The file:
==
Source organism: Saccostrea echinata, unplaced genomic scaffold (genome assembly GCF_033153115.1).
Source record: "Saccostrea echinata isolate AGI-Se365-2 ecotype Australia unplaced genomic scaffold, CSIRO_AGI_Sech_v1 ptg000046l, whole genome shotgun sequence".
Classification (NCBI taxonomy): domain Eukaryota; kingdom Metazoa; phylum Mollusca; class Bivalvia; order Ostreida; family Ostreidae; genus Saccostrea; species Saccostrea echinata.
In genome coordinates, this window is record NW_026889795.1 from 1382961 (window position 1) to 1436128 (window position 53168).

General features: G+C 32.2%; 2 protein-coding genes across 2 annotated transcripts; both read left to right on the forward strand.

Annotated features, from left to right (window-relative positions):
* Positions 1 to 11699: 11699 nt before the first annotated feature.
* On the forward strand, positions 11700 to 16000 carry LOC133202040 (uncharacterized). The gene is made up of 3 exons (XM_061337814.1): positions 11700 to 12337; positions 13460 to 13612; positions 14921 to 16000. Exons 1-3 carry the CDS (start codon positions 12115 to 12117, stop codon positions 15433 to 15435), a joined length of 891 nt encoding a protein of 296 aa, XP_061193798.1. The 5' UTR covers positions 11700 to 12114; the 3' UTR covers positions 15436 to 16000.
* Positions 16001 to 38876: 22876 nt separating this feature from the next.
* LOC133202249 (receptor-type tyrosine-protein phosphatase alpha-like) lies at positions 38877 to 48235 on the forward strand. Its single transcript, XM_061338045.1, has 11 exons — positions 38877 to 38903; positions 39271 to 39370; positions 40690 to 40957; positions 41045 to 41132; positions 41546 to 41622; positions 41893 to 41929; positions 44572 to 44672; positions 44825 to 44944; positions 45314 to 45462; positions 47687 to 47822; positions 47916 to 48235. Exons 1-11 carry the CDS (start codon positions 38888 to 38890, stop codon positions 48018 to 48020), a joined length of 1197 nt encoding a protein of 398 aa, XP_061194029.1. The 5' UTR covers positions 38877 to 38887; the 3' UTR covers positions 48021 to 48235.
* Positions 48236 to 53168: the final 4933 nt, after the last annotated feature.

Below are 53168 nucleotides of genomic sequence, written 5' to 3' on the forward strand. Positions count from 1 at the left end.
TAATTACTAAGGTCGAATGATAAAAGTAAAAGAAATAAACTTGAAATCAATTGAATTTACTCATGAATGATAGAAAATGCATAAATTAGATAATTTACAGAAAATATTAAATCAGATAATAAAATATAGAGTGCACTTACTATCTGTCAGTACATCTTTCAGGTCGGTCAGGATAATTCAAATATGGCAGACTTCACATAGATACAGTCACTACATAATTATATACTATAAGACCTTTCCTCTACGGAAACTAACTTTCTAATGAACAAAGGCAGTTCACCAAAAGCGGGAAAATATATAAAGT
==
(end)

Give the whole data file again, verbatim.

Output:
Source organism: Saccostrea echinata, unplaced genomic scaffold (genome assembly GCF_033153115.1).
Source record: "Saccostrea echinata isolate AGI-Se365-2 ecotype Australia unplaced genomic scaffold, CSIRO_AGI_Sech_v1 ptg000046l, whole genome shotgun sequence".
Classification (NCBI taxonomy): domain Eukaryota; kingdom Metazoa; phylum Mollusca; class Bivalvia; order Ostreida; family Ostreidae; genus Saccostrea; species Saccostrea echinata.
In genome coordinates, this window is record NW_026889795.1 from 1382961 (window position 1) to 1436128 (window position 53168).

General features: G+C 32.2%; 2 protein-coding genes across 2 annotated transcripts; both read left to right on the forward strand.

Annotated features, from left to right (window-relative positions):
* Positions 1 to 11699: 11699 nt before the first annotated feature.
* On the forward strand, positions 11700 to 16000 carry LOC133202040 (uncharacterized). The gene is made up of 3 exons (XM_061337814.1): positions 11700 to 12337; positions 13460 to 13612; positions 14921 to 16000. Exons 1-3 carry the CDS (start codon positions 12115 to 12117, stop codon positions 15433 to 15435), a joined length of 891 nt encoding a protein of 296 aa, XP_061193798.1. The 5' UTR covers positions 11700 to 12114; the 3' UTR covers positions 15436 to 16000.
* Positions 16001 to 38876: 22876 nt separating this feature from the next.
* LOC133202249 (receptor-type tyrosine-protein phosphatase alpha-like) lies at positions 38877 to 48235 on the forward strand. Its single transcript, XM_061338045.1, has 11 exons — positions 38877 to 38903; positions 39271 to 39370; positions 40690 to 40957; positions 41045 to 41132; positions 41546 to 41622; positions 41893 to 41929; positions 44572 to 44672; positions 44825 to 44944; positions 45314 to 45462; positions 47687 to 47822; positions 47916 to 48235. Exons 1-11 carry the CDS (start codon positions 38888 to 38890, stop codon positions 48018 to 48020), a joined length of 1197 nt encoding a protein of 398 aa, XP_061194029.1. The 5' UTR covers positions 38877 to 38887; the 3' UTR covers positions 48021 to 48235.
* Positions 48236 to 53168: the final 4933 nt, after the last annotated feature.

Below are 53168 nucleotides of genomic sequence, written 5' to 3' on the forward strand. Positions count from 1 at the left end.
TAATTACTAAGGTCGAATGATAAAAGTAAAAGAAATAAACTTGAAATCAATTGAATTTACTCATGAATGATAGAAAATGCATAAATTAGATAATTTACAGAAAATATTAAATCAGATAATAAAATATAGAGTGCACTTACTATCTGTCAGTACATCTTTCAGGTCGGTCAGGATAATTCAAATATGGCAGACTTCACATAGATACAGTCACTACATAATTATATACTATAAGACCTTTCCTCTACGGAAACTAACTTTCTAATGAACAAAGGCAGTTCACCAAAAGCGGGAAAATATATAAAGT